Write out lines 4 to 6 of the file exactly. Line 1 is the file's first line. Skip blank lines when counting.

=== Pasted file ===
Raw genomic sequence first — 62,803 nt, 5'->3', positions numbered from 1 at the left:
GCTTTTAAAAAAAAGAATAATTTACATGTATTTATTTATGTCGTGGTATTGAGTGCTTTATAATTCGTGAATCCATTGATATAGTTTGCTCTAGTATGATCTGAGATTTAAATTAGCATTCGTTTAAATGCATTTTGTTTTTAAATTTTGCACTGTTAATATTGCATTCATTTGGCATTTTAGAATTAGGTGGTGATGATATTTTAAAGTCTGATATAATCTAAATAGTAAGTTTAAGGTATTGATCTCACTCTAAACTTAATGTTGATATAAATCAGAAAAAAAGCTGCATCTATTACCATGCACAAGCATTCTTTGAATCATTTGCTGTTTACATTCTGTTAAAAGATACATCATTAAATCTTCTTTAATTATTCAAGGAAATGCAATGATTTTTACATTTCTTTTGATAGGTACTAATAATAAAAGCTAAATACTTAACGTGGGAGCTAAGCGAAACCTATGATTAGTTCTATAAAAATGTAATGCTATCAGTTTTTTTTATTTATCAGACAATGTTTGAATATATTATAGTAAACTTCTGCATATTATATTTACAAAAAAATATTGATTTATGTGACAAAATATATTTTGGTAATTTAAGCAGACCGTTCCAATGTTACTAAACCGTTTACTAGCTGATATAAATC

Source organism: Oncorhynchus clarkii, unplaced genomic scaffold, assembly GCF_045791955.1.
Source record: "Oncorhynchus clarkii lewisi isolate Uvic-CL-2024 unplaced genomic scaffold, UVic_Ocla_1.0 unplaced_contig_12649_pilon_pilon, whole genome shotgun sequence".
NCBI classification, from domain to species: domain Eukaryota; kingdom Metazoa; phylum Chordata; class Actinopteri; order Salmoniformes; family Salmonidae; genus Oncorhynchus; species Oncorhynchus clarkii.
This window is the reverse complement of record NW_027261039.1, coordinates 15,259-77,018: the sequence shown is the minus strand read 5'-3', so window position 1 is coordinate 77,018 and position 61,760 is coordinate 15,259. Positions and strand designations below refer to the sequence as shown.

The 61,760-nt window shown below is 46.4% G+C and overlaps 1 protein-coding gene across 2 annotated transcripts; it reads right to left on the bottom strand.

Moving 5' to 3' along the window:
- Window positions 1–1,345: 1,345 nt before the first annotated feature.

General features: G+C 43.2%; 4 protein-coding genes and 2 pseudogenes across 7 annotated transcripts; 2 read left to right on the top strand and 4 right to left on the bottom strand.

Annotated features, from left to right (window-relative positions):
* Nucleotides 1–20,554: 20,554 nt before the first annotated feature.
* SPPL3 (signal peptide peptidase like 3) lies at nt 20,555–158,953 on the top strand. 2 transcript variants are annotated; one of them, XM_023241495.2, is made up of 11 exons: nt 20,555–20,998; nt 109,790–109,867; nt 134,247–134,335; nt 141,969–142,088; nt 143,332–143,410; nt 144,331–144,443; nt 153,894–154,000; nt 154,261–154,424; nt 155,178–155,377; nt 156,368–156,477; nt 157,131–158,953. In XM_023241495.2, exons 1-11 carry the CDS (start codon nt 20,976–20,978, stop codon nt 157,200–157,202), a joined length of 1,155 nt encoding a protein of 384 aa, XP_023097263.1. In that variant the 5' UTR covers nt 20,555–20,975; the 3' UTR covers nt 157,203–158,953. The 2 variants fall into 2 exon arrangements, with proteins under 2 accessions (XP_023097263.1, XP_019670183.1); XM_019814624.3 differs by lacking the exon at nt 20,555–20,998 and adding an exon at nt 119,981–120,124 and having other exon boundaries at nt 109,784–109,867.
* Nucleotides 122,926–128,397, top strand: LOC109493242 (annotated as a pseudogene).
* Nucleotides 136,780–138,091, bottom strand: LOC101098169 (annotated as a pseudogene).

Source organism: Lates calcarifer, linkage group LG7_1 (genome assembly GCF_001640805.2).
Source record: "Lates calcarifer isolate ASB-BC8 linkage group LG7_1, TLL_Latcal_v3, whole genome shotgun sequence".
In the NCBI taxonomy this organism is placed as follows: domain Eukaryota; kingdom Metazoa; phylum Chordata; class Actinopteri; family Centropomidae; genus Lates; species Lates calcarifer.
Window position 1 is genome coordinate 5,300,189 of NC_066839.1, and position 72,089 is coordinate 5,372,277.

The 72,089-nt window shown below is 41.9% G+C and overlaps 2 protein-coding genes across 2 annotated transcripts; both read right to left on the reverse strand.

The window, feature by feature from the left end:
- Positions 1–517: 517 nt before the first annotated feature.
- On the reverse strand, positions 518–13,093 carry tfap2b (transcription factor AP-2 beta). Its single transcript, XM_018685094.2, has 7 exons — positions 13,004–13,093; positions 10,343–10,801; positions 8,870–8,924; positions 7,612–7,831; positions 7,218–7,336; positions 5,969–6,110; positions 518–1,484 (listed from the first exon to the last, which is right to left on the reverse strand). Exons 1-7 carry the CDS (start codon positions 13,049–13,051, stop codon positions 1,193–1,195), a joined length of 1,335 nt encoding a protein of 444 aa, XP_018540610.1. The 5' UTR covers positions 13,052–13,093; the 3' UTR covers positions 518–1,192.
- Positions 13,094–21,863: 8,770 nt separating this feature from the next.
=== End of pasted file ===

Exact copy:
Source record: "Oncorhynchus clarkii lewisi isolate Uvic-CL-2024 unplaced genomic scaffold, UVic_Ocla_1.0 unplaced_contig_12649_pilon_pilon, whole genome shotgun sequence".
NCBI classification, from domain to species: domain Eukaryota; kingdom Metazoa; phylum Chordata; class Actinopteri; order Salmoniformes; family Salmonidae; genus Oncorhynchus; species Oncorhynchus clarkii.
This window is the reverse complement of record NW_027261039.1, coordinates 15,259-77,018: the sequence shown is the minus strand read 5'-3', so window position 1 is coordinate 77,018 and position 61,760 is coordinate 15,259. Positions and strand designations below refer to the sequence as shown.